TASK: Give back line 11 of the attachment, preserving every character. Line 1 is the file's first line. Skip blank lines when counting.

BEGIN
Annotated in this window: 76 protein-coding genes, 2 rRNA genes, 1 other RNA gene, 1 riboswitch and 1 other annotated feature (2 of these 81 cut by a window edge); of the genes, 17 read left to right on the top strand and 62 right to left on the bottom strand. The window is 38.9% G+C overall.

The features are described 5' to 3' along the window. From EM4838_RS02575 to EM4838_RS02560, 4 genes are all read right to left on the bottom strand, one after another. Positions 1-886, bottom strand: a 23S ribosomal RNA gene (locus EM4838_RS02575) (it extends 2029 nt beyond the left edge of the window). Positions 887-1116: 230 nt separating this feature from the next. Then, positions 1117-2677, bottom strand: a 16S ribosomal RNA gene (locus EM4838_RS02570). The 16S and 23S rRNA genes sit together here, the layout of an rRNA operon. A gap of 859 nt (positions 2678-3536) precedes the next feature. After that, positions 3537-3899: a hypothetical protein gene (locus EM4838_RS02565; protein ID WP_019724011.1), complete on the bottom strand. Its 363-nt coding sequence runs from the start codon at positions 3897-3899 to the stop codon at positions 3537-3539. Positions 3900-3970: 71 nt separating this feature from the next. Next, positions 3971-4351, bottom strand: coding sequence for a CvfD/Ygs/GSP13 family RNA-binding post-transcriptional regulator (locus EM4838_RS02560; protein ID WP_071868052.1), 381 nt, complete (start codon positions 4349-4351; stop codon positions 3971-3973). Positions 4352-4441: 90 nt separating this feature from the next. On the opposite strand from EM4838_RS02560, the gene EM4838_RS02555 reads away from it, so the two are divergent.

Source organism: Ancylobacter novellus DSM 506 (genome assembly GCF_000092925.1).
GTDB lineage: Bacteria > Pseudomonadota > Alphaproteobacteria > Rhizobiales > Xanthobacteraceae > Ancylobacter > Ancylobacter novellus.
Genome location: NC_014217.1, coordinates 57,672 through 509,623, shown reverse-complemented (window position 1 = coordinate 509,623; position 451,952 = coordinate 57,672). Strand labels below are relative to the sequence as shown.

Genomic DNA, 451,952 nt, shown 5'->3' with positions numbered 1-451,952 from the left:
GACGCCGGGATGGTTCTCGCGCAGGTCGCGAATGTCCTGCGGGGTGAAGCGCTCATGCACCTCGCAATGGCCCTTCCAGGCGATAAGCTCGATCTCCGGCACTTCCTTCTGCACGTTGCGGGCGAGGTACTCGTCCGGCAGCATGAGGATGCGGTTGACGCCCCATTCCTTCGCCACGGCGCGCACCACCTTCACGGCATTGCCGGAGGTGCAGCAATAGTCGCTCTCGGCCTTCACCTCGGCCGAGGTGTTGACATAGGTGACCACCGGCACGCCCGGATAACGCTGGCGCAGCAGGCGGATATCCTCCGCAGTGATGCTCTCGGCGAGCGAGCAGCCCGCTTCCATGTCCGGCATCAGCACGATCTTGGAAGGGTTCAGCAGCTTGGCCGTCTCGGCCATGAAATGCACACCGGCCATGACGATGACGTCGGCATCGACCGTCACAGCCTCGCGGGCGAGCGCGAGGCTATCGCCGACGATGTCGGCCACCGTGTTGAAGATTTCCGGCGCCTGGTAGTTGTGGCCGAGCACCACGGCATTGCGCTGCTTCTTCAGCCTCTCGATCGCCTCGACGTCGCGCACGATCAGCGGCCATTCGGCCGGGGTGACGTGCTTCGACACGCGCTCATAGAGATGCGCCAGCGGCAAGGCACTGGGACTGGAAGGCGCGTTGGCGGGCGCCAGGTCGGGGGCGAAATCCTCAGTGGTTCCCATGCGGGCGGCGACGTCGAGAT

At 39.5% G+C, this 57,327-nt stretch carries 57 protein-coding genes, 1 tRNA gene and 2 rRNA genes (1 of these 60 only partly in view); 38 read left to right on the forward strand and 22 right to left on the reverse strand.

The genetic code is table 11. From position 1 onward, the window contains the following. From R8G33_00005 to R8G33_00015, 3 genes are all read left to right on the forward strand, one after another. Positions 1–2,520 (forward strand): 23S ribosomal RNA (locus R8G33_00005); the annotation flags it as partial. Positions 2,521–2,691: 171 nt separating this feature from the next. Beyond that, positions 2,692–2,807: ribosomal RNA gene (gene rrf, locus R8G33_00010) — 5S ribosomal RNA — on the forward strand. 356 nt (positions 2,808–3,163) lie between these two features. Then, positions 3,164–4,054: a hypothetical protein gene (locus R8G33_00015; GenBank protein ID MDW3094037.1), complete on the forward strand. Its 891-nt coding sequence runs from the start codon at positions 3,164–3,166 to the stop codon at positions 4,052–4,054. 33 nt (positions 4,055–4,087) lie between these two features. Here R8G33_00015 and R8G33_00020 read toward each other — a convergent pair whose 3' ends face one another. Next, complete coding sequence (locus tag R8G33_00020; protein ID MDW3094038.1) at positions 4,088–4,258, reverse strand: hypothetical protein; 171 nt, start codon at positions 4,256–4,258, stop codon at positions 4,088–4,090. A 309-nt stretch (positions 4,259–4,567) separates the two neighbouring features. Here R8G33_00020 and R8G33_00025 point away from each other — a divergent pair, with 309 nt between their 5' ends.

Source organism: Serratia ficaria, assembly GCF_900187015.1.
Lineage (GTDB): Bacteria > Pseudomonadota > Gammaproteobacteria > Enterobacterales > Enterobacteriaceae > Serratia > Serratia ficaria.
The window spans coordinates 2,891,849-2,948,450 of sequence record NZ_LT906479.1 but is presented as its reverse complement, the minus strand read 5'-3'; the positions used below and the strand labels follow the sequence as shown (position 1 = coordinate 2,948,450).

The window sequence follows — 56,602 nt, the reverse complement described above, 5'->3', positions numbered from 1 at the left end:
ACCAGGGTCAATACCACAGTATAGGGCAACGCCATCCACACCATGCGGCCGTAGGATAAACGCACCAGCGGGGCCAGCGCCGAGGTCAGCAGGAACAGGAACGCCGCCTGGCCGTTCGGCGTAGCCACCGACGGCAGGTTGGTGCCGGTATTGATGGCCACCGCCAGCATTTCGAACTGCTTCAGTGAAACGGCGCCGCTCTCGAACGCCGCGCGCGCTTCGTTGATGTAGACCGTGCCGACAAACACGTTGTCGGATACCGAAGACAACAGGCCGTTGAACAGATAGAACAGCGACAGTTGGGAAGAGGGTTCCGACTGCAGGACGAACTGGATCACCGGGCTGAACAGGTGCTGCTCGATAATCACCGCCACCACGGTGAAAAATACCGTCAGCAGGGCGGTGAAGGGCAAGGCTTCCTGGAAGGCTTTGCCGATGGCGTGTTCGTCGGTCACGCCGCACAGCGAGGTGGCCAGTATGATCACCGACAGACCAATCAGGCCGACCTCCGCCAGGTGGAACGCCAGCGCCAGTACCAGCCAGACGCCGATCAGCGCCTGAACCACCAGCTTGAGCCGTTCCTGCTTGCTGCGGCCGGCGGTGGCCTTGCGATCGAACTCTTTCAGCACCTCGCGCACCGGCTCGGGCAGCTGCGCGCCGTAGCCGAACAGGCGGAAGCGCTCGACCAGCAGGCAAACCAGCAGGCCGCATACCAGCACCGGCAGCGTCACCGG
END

Lineage (GTDB): Bacteria > Pseudomonadota > Gammaproteobacteria > Enterobacterales > Enterobacteriaceae > Serratia > Serratia ficaria.